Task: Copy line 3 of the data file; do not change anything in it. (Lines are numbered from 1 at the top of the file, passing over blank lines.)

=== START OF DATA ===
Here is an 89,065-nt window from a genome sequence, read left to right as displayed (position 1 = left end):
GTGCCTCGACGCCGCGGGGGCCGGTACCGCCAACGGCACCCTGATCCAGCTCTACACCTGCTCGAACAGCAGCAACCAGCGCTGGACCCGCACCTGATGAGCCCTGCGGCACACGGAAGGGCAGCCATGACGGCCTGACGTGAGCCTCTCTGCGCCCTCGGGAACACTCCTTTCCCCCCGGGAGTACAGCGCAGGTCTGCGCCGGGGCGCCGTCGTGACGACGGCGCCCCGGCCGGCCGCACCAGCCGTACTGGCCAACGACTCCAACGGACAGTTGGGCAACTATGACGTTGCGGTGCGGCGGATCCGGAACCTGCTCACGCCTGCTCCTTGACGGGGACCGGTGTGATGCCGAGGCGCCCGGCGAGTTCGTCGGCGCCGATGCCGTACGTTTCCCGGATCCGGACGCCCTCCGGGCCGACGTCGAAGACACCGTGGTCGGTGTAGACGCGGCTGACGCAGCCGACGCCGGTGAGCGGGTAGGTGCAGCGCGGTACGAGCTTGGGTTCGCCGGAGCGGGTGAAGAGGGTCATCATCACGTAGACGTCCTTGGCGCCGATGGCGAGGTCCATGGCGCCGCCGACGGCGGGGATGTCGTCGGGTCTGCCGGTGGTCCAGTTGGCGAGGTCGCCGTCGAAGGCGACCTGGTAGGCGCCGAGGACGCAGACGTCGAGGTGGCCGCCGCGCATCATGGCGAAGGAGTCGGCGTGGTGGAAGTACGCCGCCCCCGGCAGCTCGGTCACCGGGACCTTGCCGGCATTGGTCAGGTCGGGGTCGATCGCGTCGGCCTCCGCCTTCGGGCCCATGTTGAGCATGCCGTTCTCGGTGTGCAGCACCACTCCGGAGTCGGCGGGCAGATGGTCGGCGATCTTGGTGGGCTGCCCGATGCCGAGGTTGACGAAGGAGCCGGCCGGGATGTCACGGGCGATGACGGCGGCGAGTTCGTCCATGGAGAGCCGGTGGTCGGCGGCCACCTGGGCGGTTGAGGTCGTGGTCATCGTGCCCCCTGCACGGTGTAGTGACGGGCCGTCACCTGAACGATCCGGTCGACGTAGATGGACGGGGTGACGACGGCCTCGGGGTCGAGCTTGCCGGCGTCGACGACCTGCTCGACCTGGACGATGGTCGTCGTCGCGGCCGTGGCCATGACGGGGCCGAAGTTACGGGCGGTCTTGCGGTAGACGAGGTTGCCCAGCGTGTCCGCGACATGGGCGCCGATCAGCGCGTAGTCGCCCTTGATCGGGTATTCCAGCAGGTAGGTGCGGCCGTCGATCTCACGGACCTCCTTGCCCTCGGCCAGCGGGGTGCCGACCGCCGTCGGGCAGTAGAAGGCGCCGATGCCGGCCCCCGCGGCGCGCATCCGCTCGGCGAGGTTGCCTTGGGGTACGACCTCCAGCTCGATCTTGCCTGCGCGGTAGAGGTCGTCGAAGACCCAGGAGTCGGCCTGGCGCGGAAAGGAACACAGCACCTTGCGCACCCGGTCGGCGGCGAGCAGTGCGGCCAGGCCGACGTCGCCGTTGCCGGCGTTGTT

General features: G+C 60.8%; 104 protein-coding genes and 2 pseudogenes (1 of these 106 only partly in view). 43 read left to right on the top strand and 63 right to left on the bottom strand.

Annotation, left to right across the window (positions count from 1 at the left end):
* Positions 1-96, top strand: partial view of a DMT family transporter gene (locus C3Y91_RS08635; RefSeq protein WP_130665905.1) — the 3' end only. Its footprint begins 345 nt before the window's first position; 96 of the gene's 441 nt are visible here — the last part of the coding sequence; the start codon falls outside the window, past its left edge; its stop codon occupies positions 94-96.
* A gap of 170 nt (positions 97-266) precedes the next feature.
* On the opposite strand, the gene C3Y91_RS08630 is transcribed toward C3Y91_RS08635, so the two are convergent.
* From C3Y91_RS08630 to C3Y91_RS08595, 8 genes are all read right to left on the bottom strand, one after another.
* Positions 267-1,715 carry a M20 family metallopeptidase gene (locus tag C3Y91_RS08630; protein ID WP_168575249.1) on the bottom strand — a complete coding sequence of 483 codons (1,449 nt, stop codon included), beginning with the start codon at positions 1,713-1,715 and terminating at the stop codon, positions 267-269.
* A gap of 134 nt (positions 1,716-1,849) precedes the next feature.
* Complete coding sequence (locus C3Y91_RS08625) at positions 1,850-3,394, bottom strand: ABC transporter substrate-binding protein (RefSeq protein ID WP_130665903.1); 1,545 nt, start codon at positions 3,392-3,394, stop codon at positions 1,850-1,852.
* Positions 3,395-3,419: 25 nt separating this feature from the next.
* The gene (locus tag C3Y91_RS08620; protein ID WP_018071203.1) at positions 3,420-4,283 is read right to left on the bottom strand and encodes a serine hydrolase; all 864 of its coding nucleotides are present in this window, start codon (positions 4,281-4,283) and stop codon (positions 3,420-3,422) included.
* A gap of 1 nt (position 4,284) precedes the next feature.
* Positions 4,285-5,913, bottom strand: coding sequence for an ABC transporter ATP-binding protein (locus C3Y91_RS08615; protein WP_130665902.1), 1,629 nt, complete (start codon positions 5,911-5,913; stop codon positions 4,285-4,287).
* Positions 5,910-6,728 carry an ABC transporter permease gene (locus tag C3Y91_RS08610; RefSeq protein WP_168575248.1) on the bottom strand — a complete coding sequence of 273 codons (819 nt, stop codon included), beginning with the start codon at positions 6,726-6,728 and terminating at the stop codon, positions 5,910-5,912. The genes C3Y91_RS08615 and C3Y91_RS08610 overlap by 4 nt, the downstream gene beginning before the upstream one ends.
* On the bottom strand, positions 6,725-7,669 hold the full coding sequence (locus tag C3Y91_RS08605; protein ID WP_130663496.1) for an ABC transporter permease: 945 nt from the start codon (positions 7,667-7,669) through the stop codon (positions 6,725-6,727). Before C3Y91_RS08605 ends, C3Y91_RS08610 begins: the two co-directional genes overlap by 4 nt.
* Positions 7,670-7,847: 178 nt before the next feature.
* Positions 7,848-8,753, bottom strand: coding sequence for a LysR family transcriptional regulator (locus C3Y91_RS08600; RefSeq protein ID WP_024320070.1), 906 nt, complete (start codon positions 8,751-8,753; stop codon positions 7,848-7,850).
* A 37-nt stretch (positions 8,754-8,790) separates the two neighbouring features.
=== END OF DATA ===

General features: G+C 60.8%; 104 protein-coding genes and 2 pseudogenes (1 of these 106 only partly in view). 43 read left to right on the top strand and 63 right to left on the bottom strand.